Innovation procurement is not a specific method or procurement procedure. It is rather a formalised way of promoting development in and through public procurement. Innovation procurement can use a broad range of methods and procedures. It does not have to be complicated but is generally about having a broad perspective on procurement and to be open to new solutions.
Innovation procurement can be divided into three levels: the first step is development-promoting procurement where the public procurer seeks fresh solutions and asks for the suppliers’ ideas on development. The product is not necessarily new on the market, but it is new to the procurer.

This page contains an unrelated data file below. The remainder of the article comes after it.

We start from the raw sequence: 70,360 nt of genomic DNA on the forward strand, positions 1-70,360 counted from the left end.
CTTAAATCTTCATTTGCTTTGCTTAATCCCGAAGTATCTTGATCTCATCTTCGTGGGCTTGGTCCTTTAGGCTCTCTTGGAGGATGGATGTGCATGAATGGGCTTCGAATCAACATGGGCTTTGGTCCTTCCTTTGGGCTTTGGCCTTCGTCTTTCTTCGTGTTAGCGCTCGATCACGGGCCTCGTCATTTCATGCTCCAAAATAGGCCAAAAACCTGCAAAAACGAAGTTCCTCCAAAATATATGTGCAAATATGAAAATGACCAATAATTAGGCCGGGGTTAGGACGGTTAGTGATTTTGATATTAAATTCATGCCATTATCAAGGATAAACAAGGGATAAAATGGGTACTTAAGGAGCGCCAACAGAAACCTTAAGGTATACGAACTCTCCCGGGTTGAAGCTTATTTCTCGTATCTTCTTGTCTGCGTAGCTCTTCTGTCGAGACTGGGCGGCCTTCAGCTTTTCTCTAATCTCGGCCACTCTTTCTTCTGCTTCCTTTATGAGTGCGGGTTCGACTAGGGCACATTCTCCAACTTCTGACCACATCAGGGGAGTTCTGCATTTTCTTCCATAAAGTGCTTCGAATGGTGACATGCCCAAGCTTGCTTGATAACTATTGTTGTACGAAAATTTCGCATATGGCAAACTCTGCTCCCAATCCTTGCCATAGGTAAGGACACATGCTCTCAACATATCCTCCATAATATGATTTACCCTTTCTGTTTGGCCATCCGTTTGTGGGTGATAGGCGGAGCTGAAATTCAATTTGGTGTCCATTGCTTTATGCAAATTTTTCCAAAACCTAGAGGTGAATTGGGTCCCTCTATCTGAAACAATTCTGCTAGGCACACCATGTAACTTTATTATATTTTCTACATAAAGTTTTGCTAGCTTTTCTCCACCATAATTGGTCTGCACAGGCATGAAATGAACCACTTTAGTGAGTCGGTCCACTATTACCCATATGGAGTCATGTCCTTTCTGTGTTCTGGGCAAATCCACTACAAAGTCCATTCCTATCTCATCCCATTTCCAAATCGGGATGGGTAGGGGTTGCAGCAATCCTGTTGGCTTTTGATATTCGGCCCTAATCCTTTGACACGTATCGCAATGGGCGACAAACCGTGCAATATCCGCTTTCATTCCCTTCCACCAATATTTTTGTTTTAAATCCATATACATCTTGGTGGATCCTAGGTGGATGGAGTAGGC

The second step is the development of novel solutions where goods and services are introduced on the market in the form of a test product or prototype and where a public procurer acts as the first customer. This is essentially the same definition as PPI, public procurement of innovation, where the innovation is new on the market and new to the procurer.
The last step is about purchasing goods and services that are not available on the market, which demands research and development. That can be done using pre-commercial procurement or innovation partnership as well as other types of methods.